In 1981, Schultz noticed that a company in Seattle called Starbucks Coffee, Tea, and Spice was placing large orders for Hammarplast drip coffeemakers. He visited the company to see why it was ordering more coffeemakers than large department stores. At the time, Starbucks was a 10-year-old retail business that had five stores, 85 employees, a roasting facility, and a wholesale business selling coffee beans to local Seattle businesses. Schultz was immediately enamored with the business and with Seattle. In 1983, he joined Starbucks as head of retail sales and marketing.
Schultz was sent to Italy on a buying trip and while he was there, he noticed that the Italians were passionate about their coffee as well as their coffee bars. At this point in time, Starbucks was only selling coffee by the pound, but Schultz saw huge potential for the company if they turned their stores into coffee and espresso bars. In 1984, Schultz convinced the original Starbucks founders to try the coffee bar concept by opening a store in downtown Seattle. The café proved immensely successful. Even so, the owners were reluctant to pursue and expand the coffee bar business. Frustrated, Schultz left Starbucks in 1986 to pursue a concept he knew would work.
He wrote a business plan for his company, which he would name Il Giornale (Italian for the newspaper), and approached more than 240 potential investors. Two of the Starbucks founders invested, but more than 200 others declined. Schultz persisted and eventually raised more than $1 million to open his first coffee bar. "You have to passionately believe in yourself and in your ideas," he says. "Too many people with great ideas give up on them too early. You have to persevere and refuse to give up."
Il Giornale was successful and Schultz went on to open a second café in Seattle and a third in Vancouver, British Columbia. In 1987, he bought out the Starbucks partners for $4 million. Il Giornale acquired the Seattle assets of Starbucks Coffee Company and became the Starbucks Corporation. Today, Starbucks has 13,000 stores in 40 countries and employs nearly 150,000 people.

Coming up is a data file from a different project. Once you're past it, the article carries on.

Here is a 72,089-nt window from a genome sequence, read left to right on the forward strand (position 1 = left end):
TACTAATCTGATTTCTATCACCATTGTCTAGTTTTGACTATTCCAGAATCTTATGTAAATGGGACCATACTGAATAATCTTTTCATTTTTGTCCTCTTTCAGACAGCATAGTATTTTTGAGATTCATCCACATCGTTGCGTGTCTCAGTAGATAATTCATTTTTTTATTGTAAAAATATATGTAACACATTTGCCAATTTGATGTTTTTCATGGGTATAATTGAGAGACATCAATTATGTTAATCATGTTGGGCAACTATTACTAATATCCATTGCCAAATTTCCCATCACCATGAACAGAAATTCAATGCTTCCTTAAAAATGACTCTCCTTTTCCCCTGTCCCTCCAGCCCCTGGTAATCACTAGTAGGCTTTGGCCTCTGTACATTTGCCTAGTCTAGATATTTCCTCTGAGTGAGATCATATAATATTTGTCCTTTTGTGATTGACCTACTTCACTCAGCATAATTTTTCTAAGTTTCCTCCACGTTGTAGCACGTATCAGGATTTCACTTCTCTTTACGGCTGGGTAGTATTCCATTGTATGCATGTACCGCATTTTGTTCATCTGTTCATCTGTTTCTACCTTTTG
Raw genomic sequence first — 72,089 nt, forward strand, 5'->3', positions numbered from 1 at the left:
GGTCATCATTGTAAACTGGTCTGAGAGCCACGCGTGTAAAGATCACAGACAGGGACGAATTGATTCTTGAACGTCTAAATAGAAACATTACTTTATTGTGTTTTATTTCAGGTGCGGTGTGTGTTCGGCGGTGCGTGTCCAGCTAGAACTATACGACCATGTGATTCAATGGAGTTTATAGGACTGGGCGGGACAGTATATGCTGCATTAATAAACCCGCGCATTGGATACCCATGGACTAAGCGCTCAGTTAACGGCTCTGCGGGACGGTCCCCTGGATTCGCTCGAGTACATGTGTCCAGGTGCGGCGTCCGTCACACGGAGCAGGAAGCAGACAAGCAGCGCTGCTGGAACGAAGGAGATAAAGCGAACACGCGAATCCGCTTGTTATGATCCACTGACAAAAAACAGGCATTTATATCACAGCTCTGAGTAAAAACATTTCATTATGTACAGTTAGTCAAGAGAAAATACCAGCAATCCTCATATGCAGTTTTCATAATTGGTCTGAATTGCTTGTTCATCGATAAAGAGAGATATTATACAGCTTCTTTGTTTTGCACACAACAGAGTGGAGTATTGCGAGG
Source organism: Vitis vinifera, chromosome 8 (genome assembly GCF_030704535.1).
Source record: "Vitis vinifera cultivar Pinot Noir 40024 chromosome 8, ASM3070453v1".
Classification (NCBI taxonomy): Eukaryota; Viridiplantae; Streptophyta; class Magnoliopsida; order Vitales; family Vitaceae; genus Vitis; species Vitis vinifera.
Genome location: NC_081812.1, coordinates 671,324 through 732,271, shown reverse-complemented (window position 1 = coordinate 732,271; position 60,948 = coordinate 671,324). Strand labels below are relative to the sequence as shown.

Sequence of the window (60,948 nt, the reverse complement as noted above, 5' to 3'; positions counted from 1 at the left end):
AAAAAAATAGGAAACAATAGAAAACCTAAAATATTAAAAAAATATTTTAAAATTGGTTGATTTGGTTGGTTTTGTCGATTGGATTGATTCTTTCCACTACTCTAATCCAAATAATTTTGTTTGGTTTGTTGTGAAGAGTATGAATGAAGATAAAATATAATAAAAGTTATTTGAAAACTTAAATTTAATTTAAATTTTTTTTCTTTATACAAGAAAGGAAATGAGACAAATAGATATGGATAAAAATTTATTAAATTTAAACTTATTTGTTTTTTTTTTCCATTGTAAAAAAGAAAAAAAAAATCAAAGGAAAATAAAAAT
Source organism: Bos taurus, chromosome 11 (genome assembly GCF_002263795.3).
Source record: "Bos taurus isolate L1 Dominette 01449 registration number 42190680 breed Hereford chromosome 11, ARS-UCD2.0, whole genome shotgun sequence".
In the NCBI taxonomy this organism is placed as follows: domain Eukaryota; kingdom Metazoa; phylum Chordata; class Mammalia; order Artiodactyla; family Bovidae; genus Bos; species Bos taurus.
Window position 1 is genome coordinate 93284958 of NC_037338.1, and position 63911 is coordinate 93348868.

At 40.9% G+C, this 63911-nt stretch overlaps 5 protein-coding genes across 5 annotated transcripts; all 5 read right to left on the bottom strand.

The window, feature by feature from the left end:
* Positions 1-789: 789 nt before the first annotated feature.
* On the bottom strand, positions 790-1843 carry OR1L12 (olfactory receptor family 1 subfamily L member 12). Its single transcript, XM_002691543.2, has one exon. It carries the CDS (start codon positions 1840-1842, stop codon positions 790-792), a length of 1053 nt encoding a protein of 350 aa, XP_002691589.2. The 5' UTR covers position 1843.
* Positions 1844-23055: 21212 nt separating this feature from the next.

Howard Schultz says, "My story is as much one of perseverance and drive as it is of talent and luck. I willed my dreams to come true. I took my life in my hands, learned from anyone I could, and grabbed whatever opportunities came my way."
Schultz has achieved enormous business success with a philosophy that he has adhered to from the beginning. He believes success is best when it is shared. He made Starbucks the first company in America to give stock options and comprehensive health insurance to every employee, even the part-time help. "If there is one accomplishment I am proudest of at Starbucks," says Schultz, "it's the relationship of trust and confidence we've built with the people who work at the company."
When he meets with young people, Schultz says, "Dream big, and then dream bigger. Don't let anyone tell you your dreams can't come true. But to start your dream, you have to put yourself in a position to win and that begins with an education. A good education will give you the insight, the experience, the skill, and the self-esteem to succeed."